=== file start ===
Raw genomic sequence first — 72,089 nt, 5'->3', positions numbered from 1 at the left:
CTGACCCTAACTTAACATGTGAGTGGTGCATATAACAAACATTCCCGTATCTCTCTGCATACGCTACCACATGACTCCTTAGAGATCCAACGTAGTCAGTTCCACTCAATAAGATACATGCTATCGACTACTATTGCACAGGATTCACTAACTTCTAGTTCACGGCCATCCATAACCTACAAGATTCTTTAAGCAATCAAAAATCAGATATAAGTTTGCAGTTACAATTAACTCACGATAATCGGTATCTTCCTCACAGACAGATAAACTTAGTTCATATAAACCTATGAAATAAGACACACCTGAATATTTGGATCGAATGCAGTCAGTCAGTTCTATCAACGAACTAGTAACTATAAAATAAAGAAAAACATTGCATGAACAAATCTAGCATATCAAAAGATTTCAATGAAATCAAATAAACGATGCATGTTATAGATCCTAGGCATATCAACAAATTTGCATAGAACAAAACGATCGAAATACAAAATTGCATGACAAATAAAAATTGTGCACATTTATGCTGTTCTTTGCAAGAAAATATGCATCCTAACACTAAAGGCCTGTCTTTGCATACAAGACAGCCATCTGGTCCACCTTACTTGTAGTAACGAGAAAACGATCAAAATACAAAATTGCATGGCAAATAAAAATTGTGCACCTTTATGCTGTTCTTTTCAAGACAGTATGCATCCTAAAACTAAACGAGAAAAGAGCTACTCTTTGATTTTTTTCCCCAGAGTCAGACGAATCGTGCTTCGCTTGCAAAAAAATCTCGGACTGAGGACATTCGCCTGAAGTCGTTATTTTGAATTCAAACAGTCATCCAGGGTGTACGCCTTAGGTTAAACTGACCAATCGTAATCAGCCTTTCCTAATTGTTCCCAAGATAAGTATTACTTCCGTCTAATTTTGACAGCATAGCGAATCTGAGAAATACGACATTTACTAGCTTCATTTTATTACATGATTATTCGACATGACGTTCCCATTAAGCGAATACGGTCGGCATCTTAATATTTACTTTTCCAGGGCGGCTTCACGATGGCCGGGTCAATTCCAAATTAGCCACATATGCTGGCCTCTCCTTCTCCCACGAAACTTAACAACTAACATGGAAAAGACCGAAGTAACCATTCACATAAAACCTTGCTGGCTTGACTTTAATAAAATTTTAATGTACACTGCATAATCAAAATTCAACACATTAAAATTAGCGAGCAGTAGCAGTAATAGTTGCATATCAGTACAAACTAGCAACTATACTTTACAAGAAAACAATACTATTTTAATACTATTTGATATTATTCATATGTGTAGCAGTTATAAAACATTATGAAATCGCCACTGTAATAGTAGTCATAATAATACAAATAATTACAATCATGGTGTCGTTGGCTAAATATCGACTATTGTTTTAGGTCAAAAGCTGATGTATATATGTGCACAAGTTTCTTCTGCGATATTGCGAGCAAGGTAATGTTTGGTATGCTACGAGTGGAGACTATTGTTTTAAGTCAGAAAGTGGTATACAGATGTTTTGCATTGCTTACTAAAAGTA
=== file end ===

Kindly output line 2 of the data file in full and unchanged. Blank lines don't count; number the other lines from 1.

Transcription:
CTGACCCTAACTTAACATGTGAGTGGTGCATATAACAAACATTCCCGTATCTCTCTGCATACGCTACCACATGACTCCTTAGAGATCCAACGTAGTCAGTTCCACTCAATAAGATACATGCTATCGACTACTATTGCACAGGATTCACTAACTTCTAGTTCACGGCCATCCATAACCTACAAGATTCTTTAAGCAATCAAAAATCAGATATAAGTTTGCAGTTACAATTAACTCACGATAATCGGTATCTTCCTCACAGACAGATAAACTTAGTTCATATAAACCTATGAAATAAGACACACCTGAATATTTGGATCGAATGCAGTCAGTCAGTTCTATCAACGAACTAGTAACTATAAAATAAAGAAAAACATTGCATGAACAAATCTAGCATATCAAAAGATTTCAATGAAATCAAATAAACGATGCATGTTATAGATCCTAGGCATATCAACAAATTTGCATAGAACAAAACGATCGAAATACAAAATTGCATGACAAATAAAAATTGTGCACATTTATGCTGTTCTTTGCAAGAAAATATGCATCCTAACACTAAAGGCCTGTCTTTGCATACAAGACAGCCATCTGGTCCACCTTACTTGTAGTAACGAGAAAACGATCAAAATACAAAATTGCATGGCAAATAAAAATTGTGCACCTTTATGCTGTTCTTTTCAAGACAGTATGCATCCTAAAACTAAACGAGAAAAGAGCTACTCTTTGATTTTTTTCCCCAGAGTCAGACGAATCGTGCTTCGCTTGCAAAAAAATCTCGGACTGAGGACATTCGCCTGAAGTCGTTATTTTGAATTCAAACAGTCATCCAGGGTGTACGCCTTAGGTTAAACTGACCAATCGTAATCAGCCTTTCCTAATTGTTCCCAAGATAAGTATTACTTCCGTCTAATTTTGACAGCATAGCGAATCTGAGAAATACGACATTTACTAGCTTCATTTTATTACATGATTATTCGACATGACGTTCCCATTAAGCGAATACGGTCGGCATCTTAATATTTACTTTTCCAGGGCGGCTTCACGATGGCCGGGTCAATTCCAAATTAGCCACATATGCTGGCCTCTCCTTCTCCCACGAAACTTAACAACTAACATGGAAAAGACCGAAGTAACCATTCACATAAAACCTTGCTGGCTTGACTTTAATAAAATTTTAATGTACACTGCATAATCAAAATTCAACACATTAAAATTAGCGAGCAGTAGCAGTAATAGTTGCATATCAGTACAAACTAGCAACTATACTTTACAAGAAAACAATACTATTTTAATACTATTTGATATTATTCATATGTGTAGCAGTTATAAAACATTATGAAATCGCCACTGTAATAGTAGTCATAATAATACAAATAATTACAATCATGGTGTCGTTGGCTAAATATCGACTATTGTTTTAGGTCAAAAGCTGATGTATATATGTGCACAAGTTTCTTCTGCGATATTGCGAGCAAGGTAATGTTTGGTATGCTACGAGTGGAGACTATTGTTTTAAGTCAGAAAGTGGTATACAGATGTTTTGCATTGCTTACTAAAAGTA